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How to best deliver health care is the perennial question yet to be answered satisfactorily. Our current health care method incorporating hospitals, doctors and allied staff appears an ever-enlarging black hole sucking in money as costs continue to spiral ever upwards. However, pouring more money in has failed in either meeting the costs blow out or producing the desired health outcomes. Politicians speak a lot about it, but their policies for reform and improvement have yet to demonstrate any real positive change.

Is it now time to stop and ask the question? What do we expect from our health system and if the system we have is failing us, should we be looking to do things differently?

We can always learn from mistakes, but if we are continuing to make the same mistakes over and over and expect a different outcome, surely all we have achieved is to create a habit.

In an article called “Transforming Healthcare Delivery” published in “Strategy and Business” the authors Choudhury, Kapur and Saxena ask this question and suggest that the stakeholders i.e. the taxpayers like you and me who pay the bills and provide the care need to collaborate. This is not rocket science, yet their discussion reveals how hard this has been so far to achieve.

In visualising a collaborative vision the authors discuss delivery, payment and consumer engagement. It is this latter part, which I think provides the key. Getting people to become involved in their own health care and taking responsibility to maintain their health and well being to the best of their ability.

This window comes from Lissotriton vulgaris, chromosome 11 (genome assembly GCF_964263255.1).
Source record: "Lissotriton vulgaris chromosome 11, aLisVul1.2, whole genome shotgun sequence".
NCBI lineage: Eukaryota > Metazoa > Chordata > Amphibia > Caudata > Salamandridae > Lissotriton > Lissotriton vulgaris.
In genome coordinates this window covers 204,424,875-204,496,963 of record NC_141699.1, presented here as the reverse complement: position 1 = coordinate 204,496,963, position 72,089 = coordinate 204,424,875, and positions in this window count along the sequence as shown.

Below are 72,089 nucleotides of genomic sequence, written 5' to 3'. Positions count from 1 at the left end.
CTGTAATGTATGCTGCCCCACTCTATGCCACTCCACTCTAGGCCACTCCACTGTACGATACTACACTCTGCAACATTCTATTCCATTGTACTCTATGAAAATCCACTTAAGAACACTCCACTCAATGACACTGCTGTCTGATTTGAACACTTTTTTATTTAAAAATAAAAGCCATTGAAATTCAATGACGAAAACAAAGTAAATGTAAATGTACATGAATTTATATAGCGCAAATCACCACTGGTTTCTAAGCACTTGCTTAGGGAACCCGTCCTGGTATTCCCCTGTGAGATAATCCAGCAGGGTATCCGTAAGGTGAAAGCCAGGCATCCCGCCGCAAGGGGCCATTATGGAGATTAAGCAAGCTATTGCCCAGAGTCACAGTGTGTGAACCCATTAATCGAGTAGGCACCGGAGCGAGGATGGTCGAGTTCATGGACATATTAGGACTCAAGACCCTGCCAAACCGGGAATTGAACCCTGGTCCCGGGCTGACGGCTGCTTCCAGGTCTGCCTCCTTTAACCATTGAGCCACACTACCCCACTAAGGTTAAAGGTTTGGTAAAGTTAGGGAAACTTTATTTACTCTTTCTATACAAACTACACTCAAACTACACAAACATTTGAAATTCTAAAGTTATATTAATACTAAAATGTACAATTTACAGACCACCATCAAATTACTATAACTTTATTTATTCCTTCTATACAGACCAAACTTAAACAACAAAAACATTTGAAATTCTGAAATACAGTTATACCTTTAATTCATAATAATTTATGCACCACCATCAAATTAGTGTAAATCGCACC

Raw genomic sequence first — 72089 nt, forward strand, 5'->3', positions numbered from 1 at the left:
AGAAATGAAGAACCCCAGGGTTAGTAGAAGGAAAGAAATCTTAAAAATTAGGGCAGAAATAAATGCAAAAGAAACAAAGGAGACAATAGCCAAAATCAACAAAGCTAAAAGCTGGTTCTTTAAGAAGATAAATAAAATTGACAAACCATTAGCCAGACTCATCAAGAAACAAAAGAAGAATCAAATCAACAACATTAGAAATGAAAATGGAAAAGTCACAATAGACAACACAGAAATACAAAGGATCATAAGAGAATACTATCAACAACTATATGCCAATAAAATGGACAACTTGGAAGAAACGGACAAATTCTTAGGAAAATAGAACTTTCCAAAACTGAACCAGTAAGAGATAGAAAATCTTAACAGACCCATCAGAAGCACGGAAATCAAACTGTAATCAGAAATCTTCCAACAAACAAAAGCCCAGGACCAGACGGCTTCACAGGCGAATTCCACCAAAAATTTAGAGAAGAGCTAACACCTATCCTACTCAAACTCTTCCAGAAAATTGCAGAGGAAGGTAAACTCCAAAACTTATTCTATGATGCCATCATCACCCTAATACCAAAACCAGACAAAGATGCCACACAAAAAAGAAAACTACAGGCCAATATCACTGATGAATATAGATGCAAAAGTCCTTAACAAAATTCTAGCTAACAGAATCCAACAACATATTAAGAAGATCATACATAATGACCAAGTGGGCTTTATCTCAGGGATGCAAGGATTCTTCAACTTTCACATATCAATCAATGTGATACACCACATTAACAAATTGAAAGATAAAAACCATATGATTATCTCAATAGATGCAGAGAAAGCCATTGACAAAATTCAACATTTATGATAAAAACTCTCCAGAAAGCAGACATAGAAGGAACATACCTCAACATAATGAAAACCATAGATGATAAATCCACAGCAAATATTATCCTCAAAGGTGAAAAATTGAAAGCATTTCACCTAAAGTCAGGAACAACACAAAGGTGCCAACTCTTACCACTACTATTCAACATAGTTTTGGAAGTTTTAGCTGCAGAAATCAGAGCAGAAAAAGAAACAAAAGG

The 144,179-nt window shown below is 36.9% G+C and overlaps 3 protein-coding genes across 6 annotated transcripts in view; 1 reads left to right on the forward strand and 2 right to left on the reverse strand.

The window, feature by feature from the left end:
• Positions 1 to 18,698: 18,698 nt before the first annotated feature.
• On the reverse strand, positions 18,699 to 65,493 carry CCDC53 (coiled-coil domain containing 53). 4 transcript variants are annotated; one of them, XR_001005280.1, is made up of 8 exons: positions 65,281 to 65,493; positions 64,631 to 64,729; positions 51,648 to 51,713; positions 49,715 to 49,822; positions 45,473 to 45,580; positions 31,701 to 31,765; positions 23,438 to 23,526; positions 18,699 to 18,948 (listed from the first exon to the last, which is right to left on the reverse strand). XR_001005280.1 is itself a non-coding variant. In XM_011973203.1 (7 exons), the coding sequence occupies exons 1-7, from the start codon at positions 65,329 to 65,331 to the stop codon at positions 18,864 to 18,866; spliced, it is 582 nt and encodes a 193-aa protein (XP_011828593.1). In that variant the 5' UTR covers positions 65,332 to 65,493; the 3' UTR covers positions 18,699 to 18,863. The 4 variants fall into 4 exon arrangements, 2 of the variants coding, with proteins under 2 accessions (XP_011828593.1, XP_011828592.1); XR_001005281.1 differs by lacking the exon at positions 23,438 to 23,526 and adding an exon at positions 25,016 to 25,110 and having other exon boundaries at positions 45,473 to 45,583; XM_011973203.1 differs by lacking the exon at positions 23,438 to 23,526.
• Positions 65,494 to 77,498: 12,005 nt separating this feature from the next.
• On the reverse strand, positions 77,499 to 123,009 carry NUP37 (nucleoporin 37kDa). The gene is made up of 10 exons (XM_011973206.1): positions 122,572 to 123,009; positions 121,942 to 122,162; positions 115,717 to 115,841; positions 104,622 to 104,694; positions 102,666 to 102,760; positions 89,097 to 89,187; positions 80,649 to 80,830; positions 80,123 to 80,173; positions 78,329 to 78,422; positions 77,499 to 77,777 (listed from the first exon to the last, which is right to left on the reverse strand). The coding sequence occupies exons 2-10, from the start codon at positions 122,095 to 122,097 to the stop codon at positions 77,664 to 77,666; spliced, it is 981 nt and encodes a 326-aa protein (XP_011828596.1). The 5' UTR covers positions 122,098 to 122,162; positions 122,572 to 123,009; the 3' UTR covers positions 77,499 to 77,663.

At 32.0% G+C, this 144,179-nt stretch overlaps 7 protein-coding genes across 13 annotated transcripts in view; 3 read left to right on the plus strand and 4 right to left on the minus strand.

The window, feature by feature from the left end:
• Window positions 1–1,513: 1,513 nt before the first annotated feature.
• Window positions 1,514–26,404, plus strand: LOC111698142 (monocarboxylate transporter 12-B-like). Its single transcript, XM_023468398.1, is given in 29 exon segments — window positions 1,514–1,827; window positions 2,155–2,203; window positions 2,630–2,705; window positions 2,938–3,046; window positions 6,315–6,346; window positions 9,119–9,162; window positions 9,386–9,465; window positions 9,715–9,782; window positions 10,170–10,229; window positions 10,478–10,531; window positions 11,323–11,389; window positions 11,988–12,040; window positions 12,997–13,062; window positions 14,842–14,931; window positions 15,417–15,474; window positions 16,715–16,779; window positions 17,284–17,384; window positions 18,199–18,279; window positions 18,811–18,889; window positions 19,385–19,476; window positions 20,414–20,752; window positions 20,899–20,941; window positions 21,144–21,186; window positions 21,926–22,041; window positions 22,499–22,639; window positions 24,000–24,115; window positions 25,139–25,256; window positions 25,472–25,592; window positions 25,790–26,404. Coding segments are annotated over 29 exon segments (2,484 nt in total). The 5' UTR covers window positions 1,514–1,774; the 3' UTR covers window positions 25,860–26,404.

Employers are now more commonly involved in consumer engagement. Many have already put in place plans that offer employees incentives to improve their health: by joining a gym, a weight loss program or to quit smoking. Employers have long recognised the benefits to their business of keeping their staff well and physically healthy as it reduces the costs associated with sick leave, absenteeism and presenteeism.

These efforts are likely to continue and expand in future healthcare reforms. Bringing wellness programs to the workplace where they are easily accessible and affordable or even free to staff members. Keeping well reduces costs to the healthcare system by reducing the number of those who become sick and require healthcare services.

But this needs to be taken further beyond just physical health and to incorporate brain health. It is now recognised that maintaining optimal brain health leads to greater efficiency and productivity in the workplace. Increasing levels of engagement, focus, and employee happiness surely means that providing both physical and brain health programs becomes a no-brainer.

Brain science has already provided the information and back up to show that lifestyle interventions make a huge difference in cognitive functioning. It is surely only a matter of time before more businesses and organisations routinely include brain fitness programs into their health and wellness programs as part of the wider healthcare reforms.

Our current healthcare system modelled on treating the sick is unsustainable. Prevention and maintaining good health is an obvious way forward and taking the prevention reforms into society and the workplace has to be a logical step forward.

What do you think?

Dr Jenny Brockis

Dr Jenny Brockis is a medical practitioner and internationally board-certified lifestyle medicine physician, workplace health and wellbeing consultant, podcaster, keynote speaker and best-selling author. Her new book 'Thriving Mind: How to Cultivate a Good Life' (Wiley) is available online and at all good bookstores.

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